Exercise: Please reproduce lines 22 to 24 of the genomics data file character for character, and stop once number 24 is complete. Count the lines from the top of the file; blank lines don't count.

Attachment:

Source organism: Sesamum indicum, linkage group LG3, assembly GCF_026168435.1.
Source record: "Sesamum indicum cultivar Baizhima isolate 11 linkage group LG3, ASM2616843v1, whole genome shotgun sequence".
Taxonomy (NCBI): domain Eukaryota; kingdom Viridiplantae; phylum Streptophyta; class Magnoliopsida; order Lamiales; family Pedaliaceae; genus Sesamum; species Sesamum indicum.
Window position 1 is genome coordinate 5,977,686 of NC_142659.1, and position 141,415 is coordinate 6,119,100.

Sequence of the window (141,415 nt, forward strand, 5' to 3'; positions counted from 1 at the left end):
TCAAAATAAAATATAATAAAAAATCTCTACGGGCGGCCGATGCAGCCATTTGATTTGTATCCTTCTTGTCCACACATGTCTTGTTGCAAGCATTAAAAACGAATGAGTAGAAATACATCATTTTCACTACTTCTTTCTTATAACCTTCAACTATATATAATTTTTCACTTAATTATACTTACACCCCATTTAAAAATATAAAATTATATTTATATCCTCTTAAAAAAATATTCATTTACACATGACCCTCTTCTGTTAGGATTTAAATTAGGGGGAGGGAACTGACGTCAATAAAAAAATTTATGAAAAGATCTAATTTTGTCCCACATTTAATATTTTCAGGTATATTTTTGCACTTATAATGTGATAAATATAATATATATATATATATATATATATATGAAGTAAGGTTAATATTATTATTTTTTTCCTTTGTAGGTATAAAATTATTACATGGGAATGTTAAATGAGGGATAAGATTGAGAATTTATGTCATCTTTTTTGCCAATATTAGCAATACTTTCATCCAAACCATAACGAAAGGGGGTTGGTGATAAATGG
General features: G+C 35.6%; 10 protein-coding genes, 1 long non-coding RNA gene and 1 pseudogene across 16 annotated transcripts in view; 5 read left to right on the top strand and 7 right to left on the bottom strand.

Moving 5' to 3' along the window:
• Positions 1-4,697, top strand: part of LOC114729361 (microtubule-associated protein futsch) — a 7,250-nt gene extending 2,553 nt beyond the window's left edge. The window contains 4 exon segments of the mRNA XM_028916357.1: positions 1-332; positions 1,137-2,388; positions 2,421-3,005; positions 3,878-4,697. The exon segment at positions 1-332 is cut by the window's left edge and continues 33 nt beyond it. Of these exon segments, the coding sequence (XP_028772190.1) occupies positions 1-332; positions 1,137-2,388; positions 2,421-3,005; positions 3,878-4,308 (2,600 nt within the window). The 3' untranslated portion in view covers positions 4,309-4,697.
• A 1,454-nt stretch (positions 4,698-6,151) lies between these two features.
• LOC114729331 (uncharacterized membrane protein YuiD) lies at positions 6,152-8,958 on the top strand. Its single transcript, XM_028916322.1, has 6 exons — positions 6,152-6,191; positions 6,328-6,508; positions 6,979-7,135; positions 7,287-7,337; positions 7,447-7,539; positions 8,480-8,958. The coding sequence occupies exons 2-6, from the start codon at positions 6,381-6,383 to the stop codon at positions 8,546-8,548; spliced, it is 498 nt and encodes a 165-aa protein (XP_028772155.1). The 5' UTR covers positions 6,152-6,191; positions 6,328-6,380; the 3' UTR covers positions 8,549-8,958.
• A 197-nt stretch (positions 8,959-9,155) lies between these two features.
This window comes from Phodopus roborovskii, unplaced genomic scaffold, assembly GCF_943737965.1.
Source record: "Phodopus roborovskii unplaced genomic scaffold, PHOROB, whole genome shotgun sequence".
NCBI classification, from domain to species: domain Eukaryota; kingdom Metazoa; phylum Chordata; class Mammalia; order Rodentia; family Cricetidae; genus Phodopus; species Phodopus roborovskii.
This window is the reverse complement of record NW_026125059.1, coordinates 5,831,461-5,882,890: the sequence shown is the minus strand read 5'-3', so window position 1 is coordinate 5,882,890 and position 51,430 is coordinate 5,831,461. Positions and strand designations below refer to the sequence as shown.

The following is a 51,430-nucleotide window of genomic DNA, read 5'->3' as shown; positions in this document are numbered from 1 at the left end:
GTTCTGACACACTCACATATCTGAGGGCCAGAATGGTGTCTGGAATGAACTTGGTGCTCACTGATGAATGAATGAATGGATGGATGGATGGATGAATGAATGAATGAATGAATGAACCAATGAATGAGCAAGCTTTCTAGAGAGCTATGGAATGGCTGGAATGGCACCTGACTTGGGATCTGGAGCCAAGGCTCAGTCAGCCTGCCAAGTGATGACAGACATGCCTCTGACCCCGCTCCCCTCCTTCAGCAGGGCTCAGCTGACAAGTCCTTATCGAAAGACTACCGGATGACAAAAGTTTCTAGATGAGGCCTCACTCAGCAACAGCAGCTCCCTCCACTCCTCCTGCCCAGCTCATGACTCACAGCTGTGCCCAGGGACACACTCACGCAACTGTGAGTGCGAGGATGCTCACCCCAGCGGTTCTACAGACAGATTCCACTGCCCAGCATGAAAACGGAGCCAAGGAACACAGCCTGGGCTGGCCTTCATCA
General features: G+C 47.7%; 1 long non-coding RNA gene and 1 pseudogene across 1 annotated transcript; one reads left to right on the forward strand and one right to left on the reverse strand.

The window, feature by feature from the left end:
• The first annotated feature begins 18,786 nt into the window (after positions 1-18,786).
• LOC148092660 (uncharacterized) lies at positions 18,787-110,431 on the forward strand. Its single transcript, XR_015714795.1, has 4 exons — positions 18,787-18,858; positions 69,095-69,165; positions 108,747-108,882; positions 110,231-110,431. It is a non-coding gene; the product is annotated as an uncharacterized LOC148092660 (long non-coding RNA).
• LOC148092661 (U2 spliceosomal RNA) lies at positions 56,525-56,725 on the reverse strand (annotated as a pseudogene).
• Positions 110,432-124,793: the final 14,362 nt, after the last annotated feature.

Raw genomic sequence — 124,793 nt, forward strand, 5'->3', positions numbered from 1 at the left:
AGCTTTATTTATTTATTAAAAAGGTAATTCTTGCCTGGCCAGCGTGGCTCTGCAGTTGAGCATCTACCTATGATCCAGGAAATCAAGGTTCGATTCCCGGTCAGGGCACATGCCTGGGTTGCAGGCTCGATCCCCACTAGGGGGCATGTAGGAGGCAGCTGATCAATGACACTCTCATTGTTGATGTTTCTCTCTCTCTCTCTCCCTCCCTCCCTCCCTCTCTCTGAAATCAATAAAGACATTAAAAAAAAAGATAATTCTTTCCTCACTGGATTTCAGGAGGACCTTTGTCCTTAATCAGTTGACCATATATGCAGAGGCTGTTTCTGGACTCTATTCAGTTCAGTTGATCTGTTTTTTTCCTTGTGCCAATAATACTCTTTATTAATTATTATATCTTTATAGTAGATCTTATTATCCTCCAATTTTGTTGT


• LOC148092660 (uncharacterized) lies at positions 18,787-110,431 on the forward strand. Its single transcript, XR_015714795.1, has 4 exons — positions 18,787-18,858; positions 69,095-69,165; positions 108,747-108,882; positions 110,231-110,431. It is a non-coding gene; the product is annotated as an uncharacterized LOC148092660 (long non-coding RNA).
• LOC148092661 (U2 spliceosomal RNA) lies at positions 56,525-56,725 on the reverse strand (annotated as a pseudogene).
• Positions 110,432-124,793: the final 14,362 nt, after the last annotated feature.